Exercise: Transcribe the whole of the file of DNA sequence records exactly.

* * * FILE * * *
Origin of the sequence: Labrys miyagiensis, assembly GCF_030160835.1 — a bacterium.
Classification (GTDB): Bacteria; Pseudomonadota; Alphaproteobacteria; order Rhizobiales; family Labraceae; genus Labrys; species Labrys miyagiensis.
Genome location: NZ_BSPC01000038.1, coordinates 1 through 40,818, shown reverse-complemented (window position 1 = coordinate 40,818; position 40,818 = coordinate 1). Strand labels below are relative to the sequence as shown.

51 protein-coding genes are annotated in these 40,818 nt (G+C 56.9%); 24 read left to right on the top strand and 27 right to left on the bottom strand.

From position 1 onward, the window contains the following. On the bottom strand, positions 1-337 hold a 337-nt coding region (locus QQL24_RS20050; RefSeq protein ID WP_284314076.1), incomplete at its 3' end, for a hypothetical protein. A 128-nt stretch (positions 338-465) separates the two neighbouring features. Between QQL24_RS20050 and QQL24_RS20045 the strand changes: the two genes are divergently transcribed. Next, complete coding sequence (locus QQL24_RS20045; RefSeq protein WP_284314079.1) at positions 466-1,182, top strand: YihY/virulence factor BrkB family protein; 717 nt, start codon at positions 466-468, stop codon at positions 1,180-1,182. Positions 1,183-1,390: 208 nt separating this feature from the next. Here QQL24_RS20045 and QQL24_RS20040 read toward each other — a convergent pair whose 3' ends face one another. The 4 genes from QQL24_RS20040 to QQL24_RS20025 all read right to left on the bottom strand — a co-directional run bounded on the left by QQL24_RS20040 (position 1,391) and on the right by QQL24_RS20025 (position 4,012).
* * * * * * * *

Origin of the sequence: Labrys miyagiensis, assembly GCF_030160835.1 — a bacterium.
Classification (GTDB): Bacteria; Pseudomonadota; Alphaproteobacteria; order Rhizobiales; family Labraceae; genus Labrys; species Labrys miyagiensis.
Genome location: NZ_BSPC01000038.1, coordinates 1 through 40,818, shown reverse-complemented (window position 1 = coordinate 40,818; position 40,818 = coordinate 1). Strand labels below are relative to the sequence as shown.

51 protein-coding genes are annotated in these 40,818 nt (G+C 56.9%); 24 read left to right on the top strand and 27 right to left on the bottom strand.

From position 1 onward, the window contains the following. On the bottom strand, positions 1-337 hold a 337-nt coding region (locus QQL24_RS20050; RefSeq protein ID WP_284314076.1), incomplete at its 3' end, for a hypothetical protein. A 128-nt stretch (positions 338-465) separates the two neighbouring features. Between QQL24_RS20050 and QQL24_RS20045 the strand changes: the two genes are divergently transcribed. Next, complete coding sequence (locus QQL24_RS20045; RefSeq protein WP_284314079.1) at positions 466-1,182, top strand: YihY/virulence factor BrkB family protein; 717 nt, start codon at positions 466-468, stop codon at positions 1,180-1,182. Positions 1,183-1,390: 208 nt separating this feature from the next. Here QQL24_RS20045 and QQL24_RS20040 read toward each other — a convergent pair whose 3' ends face one another. The 4 genes from QQL24_RS20040 to QQL24_RS20025 all read right to left on the bottom strand — a co-directional run bounded on the left by QQL24_RS20040 (position 1,391) and on the right by QQL24_RS20025 (position 4,012).